Obama's Support Collapses In Rust-Belt Ohio

The weak economy — or, more importantly, the failure to create jobs quickly — is flensing Barack Obama’s support on Ohio, a crucial electoral state.

Here’s the announcement from Quinnipiac, which conducted the poll:

President Barack Obama gets a lackluster 49 – 44 per cent approval rating in Ohio, considered by many to be the most important swing state in a presidential election, according to a Quinnipiac University poll released today. This is President Obama’s lowest approval rating in any national or statewide Quinnipiac University poll since he was inaugurated and is down from 62 – 31 per cent in a May 6 survey.

By a small 48 – 46 per cent margin, voters disapprove of the way Obama is handling the economy, the independent Quinnipiac (KWIN-uh-pe-ack) University poll finds. This is down from a 57 – 36 per cent approval May 6. A total of 66 per cent of Ohio voters are “somewhat dissatisfied” or “very dissatisfied” with the way things are going in the state, while 33 per cent are “very satisfied” or “somewhat satisfied,” numbers that haven’t changed since Obama was elected.

It’s numbers like these, even more than bad economic data, that will really get Democrats to rally around a second stimulus, one that’s especially focused on creating blue-collar jobs ASAP. Ed Rendell, who’s home state of Pennsylvania shares characteristics with Ohio, was on CNBC this morning saying exactly that: This time, let’s do that infrastructure stuff.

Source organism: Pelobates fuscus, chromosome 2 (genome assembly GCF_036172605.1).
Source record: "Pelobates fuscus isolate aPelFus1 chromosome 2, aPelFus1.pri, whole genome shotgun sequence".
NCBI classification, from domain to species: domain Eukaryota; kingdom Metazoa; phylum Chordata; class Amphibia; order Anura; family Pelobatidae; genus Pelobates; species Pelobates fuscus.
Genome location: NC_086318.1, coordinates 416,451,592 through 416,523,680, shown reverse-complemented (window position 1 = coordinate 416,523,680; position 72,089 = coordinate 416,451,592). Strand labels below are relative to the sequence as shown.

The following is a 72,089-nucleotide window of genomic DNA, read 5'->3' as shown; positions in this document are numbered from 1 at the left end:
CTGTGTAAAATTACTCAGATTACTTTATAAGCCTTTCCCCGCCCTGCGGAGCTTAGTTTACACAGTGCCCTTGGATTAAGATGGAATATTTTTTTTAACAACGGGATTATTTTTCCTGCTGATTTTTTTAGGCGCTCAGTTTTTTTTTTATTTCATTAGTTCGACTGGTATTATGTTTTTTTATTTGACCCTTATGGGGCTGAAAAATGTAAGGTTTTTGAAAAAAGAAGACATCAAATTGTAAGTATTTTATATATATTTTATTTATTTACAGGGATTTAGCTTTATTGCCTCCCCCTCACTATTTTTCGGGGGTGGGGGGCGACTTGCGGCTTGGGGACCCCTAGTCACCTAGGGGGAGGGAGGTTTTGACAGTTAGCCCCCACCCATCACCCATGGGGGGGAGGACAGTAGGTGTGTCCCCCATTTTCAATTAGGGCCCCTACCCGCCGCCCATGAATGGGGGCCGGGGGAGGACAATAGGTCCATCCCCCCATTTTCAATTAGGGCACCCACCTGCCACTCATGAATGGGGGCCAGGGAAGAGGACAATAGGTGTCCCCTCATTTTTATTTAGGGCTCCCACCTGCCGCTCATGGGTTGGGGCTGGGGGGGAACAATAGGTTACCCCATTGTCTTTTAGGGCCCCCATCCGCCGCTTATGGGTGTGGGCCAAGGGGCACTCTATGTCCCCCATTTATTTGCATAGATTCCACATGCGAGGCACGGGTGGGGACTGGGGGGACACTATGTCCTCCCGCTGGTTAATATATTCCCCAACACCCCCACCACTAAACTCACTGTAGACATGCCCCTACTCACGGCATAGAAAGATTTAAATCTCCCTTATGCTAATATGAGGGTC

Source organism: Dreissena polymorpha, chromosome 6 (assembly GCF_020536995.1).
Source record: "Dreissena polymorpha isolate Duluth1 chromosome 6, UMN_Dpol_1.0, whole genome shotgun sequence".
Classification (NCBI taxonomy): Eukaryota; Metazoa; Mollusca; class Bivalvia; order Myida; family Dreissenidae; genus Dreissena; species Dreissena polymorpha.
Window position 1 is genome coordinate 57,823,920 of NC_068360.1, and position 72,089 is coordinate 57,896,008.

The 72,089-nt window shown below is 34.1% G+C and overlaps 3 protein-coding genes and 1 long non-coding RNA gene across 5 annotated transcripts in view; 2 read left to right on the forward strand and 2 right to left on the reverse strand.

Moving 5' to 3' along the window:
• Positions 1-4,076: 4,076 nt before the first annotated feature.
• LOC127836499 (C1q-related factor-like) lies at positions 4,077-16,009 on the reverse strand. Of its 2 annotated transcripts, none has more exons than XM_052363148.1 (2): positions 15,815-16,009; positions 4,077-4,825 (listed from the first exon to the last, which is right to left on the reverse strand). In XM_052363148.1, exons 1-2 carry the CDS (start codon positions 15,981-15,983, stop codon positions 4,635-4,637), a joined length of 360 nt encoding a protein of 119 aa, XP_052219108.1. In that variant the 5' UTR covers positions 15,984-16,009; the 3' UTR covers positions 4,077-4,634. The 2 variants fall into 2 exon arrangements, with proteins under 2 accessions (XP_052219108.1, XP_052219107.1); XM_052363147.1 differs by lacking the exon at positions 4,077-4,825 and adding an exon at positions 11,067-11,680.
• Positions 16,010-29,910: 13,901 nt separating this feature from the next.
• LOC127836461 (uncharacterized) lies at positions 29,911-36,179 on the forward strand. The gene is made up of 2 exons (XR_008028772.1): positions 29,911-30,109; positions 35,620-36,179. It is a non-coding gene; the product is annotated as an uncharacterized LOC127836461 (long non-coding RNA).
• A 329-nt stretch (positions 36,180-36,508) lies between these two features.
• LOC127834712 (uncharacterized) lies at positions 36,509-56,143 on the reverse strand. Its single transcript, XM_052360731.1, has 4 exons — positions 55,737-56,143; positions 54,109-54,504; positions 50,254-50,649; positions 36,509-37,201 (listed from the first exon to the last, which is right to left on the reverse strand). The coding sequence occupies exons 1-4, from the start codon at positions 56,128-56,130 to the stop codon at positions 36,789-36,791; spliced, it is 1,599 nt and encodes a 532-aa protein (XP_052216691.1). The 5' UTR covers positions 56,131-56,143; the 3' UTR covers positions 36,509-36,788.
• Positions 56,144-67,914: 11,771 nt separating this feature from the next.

Nate Silver is a little sceptical, but even he concedes voters are judging Obama on the bad economy:

Ohio, of course, has suffered more than most states from the recession. It’s employment rate, at 10.8 per cent in May, is the eighth-highest in the nation, and has increased by 3.5 points (and counting) since Election Day:

States with Largest Increases in Unemployment Rate since November

What Ohio hasn’t done, though, is suffer uniquely from the recession. It doesn’t have it nearly as bad as its neighbour, my native state of Michigan, where unemployment is now at 14.1 per cent. And what are Obama’s approval ratings like in Michigan?

Not so bad. A Rasmussen poll in mid-June put Obama’s approval there at 59-39, including 39 per cent strongly approving (and remember, Rasmussen has tended to have very bearish numbers on Obama overall). An EPIC-MRA poll of Michigan in late May, meanwhile, had 61 per cent rating his job performance as “excellent” or “pretty good”.

The point is not that Obama’s approval ratings aren’t suffering because of the economy, nor that they might not be suffering more in states where the economy is worse. (Whoa, too many double-negatives there). I just doubt that there any problems Obama has that are so unique to Ohio that you wouldn’t also see them manifested in Michigan or Pennsylvania (where Obama’s approval numbers have also generally been fine). As such, I think the headlines this poll has generated have been a little overwritten.

Given Obama’s support for the auto industry, the Michigan numbers may be inflated a bit. We’d be really curious about Indiana, a traditionally red state that went blue.

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